The pound slumped against the dollar (GBPUSD=X) on Thursday, wiping out gains made earlier in the day, as traders digested the Bank of England’s decision on UK interest rates.
Threadneedle Street hiked rates by 50 basis points (bps) in a bid to combat inflation, its sixth consecutive increase and the biggest rise since 1995.
Eight of the nine MPC members voted in support of an immediate 50 basis point rate increase, with Silvana Tenreyro acting as lone dissenter in favour of a standard 25 basis point hike.
Watch: What is a recession and how do we spot one?
However, the Bank cautioned on the future outlook, with inflation expected to hit 13% by the end of this year, and the UK set to fall into a recession during the final quarter of the year.
Sterling edged lower against the US greenback to $1.2116, down 0.2%, while it was also 0.4% down against the euro (GBPEUR=X) on the day.
“Sterling has fallen fairly sharply against its major peers so far this afternoon following a very doom and gloom assessment of the UK economy from the Bank of England," Matthew Ryan, head of market strategy at global financial services firm Ebury, said.
"We’ve run out of fingers and toes keeping track of the number of occasions that the MPC has revised upwards its inflation forecasts in the past year. UK headline inflation is now expected to peak at 13.3% in October, and remain just shy of double-digits in twelve months time.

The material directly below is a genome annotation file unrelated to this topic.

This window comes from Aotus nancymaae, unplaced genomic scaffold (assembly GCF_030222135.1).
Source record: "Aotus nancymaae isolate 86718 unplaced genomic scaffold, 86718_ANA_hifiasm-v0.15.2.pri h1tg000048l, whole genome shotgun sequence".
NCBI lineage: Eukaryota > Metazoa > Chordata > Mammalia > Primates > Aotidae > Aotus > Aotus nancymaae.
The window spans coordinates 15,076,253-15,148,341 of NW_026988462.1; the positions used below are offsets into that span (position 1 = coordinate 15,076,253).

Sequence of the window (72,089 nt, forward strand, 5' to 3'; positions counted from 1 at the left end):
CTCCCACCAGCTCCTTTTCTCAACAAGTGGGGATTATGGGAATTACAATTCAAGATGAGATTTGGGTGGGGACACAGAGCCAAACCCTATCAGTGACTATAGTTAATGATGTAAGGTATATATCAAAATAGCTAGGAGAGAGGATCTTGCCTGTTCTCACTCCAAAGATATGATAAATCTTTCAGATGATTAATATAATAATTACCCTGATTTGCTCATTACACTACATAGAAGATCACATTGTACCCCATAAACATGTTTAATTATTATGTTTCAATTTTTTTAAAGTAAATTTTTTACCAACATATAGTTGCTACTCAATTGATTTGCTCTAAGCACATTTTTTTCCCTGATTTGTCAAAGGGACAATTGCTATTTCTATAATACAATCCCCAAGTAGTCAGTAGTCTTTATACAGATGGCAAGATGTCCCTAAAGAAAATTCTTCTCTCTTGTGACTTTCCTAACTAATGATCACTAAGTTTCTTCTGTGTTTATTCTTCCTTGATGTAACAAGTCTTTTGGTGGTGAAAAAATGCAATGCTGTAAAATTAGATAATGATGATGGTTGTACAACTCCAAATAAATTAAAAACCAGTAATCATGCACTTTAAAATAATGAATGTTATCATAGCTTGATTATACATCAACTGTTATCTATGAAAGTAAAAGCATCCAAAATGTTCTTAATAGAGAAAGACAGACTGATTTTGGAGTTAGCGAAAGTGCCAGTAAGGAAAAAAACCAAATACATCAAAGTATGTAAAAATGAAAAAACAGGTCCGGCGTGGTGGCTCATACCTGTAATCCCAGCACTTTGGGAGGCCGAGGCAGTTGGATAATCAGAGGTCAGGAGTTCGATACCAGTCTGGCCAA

"Of particular concern is the bank’s appraisal on the impact of the cost of living crisis on economic activity. Policymakers now expect the UK economy to contract throughout all of 2023, with a peak-to-trough fall of more than 2%. This is a far sharper downturn than market participants had accounted for, hence the initial knee-jerk sell-off in the pound."
It comes as inflation reached 9.4% in the year to June, partly due to a 42% year-on-year increase in petrol prices, and an increase of almost 10% in food prices.
Meanwhile, Michael Hewson of CMC Markets said: "With the pound already down 10% year to date against the US dollar, the bank needs to act in a much more dynamic fashion to keep imported inflation in check, especially with the potential for another 50 or 75bps from the Federal Reserve next month.
Watch: How does inflation affect interest rates?